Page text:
I went to the emergency room at a Chicago hospital last night.
Spoiler alert: I’m OK! Really. Don’t worry.
Here’s what happened:
Last evening, I was walking on Hubbard Street, and suddenly something flew against my left eyeball. It hurt, but my vision was normal and I made it through dinner with a friend without looking like I was having a nervous breakdown when the sushi came. But as soon as I got home and took out my contacts, I knew something was wrong.
I couldn’t open or close my eye without tremendous pain. Whatever had flown into my eye was more than just dust.
I knew I would have to become a patient.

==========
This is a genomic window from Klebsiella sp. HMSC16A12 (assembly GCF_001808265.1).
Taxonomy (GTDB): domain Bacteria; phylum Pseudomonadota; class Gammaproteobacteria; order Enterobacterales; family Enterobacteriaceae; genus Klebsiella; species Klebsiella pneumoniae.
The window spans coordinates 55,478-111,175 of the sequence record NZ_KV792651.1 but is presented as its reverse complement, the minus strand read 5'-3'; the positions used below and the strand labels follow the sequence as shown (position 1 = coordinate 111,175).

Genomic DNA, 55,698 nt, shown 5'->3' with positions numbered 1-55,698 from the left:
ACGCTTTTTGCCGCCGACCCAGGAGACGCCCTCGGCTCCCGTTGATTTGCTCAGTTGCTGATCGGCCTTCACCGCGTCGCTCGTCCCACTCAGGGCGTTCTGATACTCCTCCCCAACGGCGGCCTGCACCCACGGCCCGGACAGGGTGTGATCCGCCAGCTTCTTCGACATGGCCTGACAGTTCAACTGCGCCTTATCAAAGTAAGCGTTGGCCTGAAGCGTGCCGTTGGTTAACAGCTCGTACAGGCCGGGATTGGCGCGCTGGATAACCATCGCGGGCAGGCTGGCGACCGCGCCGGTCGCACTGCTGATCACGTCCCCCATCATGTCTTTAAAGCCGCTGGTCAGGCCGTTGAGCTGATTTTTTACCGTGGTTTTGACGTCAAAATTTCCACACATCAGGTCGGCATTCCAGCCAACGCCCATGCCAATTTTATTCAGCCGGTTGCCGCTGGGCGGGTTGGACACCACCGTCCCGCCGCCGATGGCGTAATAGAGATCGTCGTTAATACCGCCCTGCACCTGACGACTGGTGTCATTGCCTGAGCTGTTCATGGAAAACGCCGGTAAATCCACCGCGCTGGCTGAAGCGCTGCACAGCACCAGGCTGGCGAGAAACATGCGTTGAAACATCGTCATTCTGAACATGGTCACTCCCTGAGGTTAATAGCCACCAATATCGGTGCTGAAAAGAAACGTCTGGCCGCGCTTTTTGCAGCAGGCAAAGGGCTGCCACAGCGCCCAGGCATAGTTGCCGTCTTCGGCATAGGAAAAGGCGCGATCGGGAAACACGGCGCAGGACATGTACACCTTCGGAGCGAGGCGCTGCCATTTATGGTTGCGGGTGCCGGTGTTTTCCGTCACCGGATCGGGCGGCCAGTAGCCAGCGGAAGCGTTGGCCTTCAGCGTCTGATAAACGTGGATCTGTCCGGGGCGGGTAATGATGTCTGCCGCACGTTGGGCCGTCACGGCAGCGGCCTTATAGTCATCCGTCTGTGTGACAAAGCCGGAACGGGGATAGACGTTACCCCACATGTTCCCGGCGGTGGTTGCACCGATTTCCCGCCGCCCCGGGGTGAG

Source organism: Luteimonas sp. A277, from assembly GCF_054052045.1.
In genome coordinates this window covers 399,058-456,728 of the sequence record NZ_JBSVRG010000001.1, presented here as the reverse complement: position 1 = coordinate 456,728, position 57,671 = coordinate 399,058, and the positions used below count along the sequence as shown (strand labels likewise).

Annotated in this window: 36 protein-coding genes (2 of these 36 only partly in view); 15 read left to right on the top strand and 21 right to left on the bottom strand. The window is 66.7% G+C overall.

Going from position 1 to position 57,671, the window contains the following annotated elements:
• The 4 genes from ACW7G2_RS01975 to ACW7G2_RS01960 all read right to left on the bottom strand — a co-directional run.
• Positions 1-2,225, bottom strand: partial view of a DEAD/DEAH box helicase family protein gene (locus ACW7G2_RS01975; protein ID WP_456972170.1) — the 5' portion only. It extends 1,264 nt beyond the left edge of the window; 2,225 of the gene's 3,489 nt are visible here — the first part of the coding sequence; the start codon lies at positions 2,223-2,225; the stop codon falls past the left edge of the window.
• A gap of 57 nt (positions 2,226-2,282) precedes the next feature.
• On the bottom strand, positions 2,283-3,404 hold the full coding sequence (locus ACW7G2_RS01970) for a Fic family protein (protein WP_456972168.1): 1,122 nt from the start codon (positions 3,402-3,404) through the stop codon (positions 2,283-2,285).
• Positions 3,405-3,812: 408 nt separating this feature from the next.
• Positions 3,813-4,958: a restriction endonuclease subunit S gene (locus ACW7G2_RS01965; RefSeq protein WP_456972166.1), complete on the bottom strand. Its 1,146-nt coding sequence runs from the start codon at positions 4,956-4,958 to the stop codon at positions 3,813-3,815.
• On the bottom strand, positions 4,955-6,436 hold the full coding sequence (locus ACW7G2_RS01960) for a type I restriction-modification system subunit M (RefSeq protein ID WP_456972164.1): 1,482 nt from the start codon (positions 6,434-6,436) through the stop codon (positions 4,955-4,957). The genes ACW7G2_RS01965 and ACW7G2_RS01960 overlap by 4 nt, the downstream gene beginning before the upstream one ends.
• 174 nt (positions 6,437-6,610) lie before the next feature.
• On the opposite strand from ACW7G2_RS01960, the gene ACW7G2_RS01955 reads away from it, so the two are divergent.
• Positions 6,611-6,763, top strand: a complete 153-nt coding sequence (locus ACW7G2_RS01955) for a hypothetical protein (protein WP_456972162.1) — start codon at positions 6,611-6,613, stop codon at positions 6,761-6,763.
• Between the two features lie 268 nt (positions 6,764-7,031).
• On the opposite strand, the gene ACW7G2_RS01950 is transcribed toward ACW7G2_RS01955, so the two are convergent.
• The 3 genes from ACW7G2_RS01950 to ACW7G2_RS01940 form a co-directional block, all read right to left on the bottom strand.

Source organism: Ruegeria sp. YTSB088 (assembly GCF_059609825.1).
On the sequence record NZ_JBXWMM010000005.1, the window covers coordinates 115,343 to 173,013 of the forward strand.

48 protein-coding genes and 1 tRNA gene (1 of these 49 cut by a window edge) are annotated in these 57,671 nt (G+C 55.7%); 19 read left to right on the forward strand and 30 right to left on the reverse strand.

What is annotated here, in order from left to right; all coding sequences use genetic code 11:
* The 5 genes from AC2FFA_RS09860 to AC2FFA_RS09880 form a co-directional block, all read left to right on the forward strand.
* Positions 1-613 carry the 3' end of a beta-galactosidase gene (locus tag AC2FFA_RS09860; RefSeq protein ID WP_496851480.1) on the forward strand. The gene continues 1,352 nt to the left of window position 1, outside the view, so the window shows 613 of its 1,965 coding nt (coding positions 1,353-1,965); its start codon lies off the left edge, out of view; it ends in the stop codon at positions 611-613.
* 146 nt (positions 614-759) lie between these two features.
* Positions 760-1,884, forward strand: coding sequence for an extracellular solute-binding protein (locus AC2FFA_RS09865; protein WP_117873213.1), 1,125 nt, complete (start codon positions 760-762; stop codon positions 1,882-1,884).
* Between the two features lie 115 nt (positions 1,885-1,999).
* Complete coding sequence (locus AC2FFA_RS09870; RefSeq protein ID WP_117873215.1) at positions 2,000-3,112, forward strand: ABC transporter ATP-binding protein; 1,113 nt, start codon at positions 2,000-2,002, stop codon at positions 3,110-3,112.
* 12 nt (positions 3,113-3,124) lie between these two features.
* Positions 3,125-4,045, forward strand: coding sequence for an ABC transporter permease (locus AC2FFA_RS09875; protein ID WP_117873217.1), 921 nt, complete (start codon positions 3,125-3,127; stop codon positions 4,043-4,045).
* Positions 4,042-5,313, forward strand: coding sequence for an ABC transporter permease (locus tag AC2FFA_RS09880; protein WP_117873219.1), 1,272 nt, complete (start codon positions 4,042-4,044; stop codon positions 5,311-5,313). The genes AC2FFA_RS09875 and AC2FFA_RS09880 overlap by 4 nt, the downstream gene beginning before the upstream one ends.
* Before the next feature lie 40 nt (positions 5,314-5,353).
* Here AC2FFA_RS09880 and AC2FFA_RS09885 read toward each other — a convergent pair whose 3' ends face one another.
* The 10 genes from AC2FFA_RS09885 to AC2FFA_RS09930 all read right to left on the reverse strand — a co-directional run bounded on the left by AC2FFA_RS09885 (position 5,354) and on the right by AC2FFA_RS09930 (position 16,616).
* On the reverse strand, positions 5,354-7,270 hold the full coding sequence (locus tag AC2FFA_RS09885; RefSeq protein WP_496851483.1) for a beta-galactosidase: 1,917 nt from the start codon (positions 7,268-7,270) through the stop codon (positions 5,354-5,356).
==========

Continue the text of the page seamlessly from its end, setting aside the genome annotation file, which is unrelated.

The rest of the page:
First, I thought: I should try to be like e-patient Dave and Google my condition. I should learn the difference between a cornea and a retina. (Oh, yes, there is a difference.) I should come up with a list of questions to ask my doctor before I go in.
It’s hard to do research, though, with only one eye available for duty. Then, my second thought was: I should just get help.
So, if you ever wonder how a millennial chooses an ER during a non-emergency situation, here are the four factors I considered:
First, I called my best friend. I asked her if she knew anything about the hospital that was about five blocks away from where I live.